The Flight of the Phoenix (1965)
Directed by Robert Aldrich
When their cargo jet crash lands on a routine trip across the Sahara to Benghazi, Libya (Republicans blame the crash on Hillary Clinton; she blames it on a YouTube video), a dozen men try to find their way through the desert to civilization. There’s the pilot, Frank Towns (Jimmy Stewart) and his co-pilot Lew (Richard Attenborough), plus a military man and his sergeant, a man with a monkey, a lunatic, and other wildly unpredictable characters. They’ll encounter the 6 stages of imminent demise. First, freaking the hell out. Then comes the waiting—for passing planes or for a workable plan to get them home. Third is delusion and paranoia, followed by a keen distrust of those in charge. Last is desperation. But before all hope is lost, the single most important passenger—an airplane designer (Hardy Kruger)—will announce he thinks he can repair the plane and get them out. But water is low and they’ll soon come across some unfriendly desert raiders. Plus, the sun will mess with their heads. Some of them will miss their flight.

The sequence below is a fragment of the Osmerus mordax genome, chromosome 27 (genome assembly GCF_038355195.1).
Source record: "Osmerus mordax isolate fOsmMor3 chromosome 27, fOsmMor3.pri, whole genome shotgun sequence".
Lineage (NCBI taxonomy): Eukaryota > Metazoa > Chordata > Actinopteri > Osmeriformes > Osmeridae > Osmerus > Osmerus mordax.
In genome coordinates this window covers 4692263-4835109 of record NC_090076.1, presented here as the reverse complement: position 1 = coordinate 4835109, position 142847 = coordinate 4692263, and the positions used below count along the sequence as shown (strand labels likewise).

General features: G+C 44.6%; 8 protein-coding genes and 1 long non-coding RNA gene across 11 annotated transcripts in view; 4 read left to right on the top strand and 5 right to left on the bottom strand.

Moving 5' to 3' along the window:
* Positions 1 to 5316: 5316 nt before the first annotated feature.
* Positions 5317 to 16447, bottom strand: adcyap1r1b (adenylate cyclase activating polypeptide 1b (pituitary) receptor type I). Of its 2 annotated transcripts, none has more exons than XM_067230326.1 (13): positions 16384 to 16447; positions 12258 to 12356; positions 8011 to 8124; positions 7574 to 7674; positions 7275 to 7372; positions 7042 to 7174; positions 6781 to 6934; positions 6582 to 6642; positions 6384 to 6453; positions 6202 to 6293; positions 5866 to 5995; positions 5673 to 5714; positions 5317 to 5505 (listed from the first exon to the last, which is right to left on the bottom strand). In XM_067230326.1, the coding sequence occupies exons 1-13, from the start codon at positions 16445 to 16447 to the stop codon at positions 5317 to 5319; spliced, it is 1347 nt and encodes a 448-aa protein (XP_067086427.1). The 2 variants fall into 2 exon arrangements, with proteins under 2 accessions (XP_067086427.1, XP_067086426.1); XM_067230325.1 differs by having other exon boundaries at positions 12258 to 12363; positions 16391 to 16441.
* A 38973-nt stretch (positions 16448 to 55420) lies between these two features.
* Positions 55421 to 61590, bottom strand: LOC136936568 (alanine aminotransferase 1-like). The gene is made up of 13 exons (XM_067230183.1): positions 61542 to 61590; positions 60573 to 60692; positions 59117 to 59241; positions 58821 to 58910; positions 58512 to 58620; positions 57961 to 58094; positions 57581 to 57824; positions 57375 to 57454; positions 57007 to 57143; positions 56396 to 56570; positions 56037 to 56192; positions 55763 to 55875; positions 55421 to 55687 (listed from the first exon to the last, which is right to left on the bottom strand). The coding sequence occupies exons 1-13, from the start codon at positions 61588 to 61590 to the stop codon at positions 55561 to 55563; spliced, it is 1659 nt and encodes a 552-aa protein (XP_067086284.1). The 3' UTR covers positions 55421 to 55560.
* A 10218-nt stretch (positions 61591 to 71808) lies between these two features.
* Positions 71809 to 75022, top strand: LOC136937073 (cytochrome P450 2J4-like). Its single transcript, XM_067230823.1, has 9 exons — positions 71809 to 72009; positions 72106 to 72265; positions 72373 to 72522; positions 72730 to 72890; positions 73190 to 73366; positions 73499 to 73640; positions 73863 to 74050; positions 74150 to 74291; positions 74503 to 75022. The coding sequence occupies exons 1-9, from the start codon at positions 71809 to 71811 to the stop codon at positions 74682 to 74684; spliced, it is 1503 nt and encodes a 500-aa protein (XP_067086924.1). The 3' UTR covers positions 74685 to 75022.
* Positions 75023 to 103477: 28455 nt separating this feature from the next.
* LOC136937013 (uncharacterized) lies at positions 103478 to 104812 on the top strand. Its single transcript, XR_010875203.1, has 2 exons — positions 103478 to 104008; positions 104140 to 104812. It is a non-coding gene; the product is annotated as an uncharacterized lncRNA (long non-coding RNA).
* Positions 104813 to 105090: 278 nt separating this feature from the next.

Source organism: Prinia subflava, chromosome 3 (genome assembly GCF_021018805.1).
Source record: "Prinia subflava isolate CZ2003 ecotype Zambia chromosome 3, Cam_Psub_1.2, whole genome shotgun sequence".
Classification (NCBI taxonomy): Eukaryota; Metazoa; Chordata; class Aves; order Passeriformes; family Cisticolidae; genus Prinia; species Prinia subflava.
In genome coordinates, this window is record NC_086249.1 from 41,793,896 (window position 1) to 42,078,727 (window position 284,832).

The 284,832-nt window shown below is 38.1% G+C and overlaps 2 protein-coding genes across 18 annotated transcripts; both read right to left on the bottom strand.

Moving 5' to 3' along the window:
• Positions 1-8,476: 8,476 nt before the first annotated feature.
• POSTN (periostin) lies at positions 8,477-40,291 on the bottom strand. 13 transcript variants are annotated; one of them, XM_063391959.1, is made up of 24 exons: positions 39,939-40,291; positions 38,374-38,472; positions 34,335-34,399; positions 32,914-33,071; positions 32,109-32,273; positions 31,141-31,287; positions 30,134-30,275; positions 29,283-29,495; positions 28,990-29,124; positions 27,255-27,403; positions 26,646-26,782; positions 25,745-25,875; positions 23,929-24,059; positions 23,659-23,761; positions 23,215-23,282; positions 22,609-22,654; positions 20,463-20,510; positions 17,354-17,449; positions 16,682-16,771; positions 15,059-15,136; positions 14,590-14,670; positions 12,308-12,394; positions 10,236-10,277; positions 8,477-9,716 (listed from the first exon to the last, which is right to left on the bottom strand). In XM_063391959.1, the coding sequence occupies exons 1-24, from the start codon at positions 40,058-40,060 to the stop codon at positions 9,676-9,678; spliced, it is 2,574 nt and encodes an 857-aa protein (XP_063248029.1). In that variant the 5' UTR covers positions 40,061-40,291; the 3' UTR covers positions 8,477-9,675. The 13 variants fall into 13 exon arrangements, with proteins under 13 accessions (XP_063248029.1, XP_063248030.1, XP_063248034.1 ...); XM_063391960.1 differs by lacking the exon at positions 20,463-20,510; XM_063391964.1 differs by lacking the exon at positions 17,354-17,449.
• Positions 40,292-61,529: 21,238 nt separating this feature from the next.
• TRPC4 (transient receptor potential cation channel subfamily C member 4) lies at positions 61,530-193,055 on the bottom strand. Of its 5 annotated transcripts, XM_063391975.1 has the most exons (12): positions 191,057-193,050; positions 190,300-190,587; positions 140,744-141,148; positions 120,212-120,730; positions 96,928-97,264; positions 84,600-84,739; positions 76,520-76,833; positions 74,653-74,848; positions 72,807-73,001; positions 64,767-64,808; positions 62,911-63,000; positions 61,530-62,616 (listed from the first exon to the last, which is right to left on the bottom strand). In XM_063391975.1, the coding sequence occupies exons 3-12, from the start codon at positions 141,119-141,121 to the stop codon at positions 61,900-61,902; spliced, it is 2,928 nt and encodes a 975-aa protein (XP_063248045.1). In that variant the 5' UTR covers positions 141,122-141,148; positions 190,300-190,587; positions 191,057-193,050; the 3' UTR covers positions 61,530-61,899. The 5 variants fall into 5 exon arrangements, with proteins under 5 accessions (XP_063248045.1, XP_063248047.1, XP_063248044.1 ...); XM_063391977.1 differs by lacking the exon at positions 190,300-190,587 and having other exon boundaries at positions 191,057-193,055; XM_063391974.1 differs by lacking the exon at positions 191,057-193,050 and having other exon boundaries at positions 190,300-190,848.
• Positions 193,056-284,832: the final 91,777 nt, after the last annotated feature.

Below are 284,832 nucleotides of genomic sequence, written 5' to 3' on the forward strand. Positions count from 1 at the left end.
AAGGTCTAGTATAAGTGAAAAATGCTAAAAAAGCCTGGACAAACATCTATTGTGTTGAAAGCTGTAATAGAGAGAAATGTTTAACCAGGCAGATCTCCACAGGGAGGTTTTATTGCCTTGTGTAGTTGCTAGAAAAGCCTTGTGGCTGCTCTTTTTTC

Nearing the end of his career, renaissance man Jimmy Stewart—only 57, but still past his Frank Capra/Alfred Hitchcock prime—shows he’s still got it. Now greyed and possessing an authoritative maturity he might not have had before—angry Jimmy Stewart is a Jimmy Stewart I wish I’d seen more of—the distinguished actor now only requires a thoughtful glance to speak volumes. In comparison, Richard Attenborough’s best work still lay ahead of him in 1965. Nearly twenty years later, he’d win his only two Oscars, for directing the 1983 Best Picture-winning “Ghandi,” before capping his career as the eccentric Dr. John Hammond in “Jurassic Park.” Here, like the other characters, Attenborough plays his part. The cast gets the job done without stealing the spotlight. Besides a nomination for film editing, the only Oscar nomination was for supporting actor Ian Bannen, though his role as Crow was far less impressive than some of the others, at least from my perspective now 50 years later.
Based on the novel by Elleston Trevor, which released just a year before the film, the script effectively conveys the deteriorating psyche of the men and outlines what one might think are the most logical steps to take in order to fix their problems. It’s dramatic and rather suspenseful, but clocking in at nearly 2 ½ hours, “The Flight of the Phoenix” becomes boring long before its exciting conclusion. Still, this crafty mid-century epic was a big deal fifty years ago. And it still far exceeds the lousy 2004 remake, even with its inferior effects.